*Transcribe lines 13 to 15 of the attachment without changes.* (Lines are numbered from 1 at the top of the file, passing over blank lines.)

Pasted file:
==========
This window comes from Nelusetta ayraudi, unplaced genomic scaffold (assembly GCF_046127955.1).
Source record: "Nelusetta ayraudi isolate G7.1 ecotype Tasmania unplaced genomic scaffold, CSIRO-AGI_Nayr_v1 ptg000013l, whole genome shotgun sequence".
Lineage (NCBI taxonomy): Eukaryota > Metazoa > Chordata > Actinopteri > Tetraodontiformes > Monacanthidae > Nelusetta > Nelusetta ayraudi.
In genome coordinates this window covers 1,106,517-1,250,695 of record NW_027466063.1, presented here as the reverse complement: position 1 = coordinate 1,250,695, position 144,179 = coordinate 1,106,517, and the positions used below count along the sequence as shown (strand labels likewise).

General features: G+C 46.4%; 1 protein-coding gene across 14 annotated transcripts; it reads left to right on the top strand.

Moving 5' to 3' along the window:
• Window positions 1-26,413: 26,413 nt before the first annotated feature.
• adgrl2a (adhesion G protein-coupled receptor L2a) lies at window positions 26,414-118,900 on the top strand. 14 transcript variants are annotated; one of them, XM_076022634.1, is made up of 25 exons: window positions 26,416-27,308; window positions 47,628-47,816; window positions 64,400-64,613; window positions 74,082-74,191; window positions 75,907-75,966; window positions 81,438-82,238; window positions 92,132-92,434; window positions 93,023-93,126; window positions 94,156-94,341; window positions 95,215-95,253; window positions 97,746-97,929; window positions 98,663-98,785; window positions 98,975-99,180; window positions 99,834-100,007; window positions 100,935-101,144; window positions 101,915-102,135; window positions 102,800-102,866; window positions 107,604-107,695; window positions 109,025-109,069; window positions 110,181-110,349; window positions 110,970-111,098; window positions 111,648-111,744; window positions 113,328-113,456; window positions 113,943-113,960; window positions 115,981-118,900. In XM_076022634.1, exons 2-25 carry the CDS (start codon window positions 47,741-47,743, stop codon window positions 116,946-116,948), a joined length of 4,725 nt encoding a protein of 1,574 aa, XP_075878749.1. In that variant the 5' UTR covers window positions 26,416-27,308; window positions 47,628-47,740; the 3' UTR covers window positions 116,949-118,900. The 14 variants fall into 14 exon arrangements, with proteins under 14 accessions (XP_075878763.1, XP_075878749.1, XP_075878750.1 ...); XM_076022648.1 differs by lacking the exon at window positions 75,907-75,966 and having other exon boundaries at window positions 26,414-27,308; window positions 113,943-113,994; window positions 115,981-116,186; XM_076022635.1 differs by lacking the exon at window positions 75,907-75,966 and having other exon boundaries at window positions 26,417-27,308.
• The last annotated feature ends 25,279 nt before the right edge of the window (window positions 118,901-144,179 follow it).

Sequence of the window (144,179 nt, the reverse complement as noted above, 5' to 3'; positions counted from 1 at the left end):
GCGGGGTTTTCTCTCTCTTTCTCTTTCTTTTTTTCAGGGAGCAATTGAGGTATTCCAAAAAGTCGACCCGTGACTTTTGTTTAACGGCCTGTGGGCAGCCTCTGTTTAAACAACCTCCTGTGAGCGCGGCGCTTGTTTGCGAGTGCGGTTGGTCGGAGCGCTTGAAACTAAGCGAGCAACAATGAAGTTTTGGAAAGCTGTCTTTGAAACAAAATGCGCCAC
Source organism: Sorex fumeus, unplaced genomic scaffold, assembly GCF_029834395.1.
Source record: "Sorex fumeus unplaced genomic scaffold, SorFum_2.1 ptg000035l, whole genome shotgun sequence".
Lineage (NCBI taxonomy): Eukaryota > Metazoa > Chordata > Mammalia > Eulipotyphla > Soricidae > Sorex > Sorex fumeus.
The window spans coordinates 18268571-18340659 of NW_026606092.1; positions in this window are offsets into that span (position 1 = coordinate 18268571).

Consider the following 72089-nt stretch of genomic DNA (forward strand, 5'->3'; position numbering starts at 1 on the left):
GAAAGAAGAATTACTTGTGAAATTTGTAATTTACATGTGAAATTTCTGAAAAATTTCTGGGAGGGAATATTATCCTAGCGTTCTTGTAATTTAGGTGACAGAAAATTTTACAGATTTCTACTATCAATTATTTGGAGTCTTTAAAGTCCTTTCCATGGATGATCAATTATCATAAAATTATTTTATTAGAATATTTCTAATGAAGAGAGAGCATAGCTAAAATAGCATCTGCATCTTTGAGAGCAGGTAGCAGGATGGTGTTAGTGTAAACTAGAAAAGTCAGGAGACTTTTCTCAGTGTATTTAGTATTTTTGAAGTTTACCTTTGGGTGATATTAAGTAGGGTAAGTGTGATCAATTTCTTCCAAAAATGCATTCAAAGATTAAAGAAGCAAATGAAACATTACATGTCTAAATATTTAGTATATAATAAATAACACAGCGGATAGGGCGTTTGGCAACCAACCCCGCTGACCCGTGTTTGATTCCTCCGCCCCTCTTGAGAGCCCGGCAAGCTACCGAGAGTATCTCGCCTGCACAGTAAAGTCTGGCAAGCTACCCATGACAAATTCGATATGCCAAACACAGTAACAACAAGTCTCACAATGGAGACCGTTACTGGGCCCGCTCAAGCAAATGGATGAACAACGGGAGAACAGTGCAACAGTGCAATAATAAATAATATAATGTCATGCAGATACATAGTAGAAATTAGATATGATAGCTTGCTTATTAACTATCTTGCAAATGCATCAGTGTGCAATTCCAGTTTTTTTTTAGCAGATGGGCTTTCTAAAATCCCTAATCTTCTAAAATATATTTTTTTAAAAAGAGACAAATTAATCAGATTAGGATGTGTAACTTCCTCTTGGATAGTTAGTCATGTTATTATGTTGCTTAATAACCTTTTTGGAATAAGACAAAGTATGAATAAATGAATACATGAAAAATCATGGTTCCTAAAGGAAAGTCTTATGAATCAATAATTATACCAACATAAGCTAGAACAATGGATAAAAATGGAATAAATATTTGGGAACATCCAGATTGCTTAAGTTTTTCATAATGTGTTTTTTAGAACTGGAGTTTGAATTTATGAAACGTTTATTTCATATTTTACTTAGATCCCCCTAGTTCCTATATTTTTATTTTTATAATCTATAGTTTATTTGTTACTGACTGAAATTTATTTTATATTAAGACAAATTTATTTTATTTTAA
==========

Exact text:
Source record: "Sorex fumeus unplaced genomic scaffold, SorFum_2.1 ptg000035l, whole genome shotgun sequence".
Lineage (NCBI taxonomy): Eukaryota > Metazoa > Chordata > Mammalia > Eulipotyphla > Soricidae > Sorex > Sorex fumeus.
The window spans coordinates 18268571-18340659 of NW_026606092.1; positions in this window are offsets into that span (position 1 = coordinate 18268571).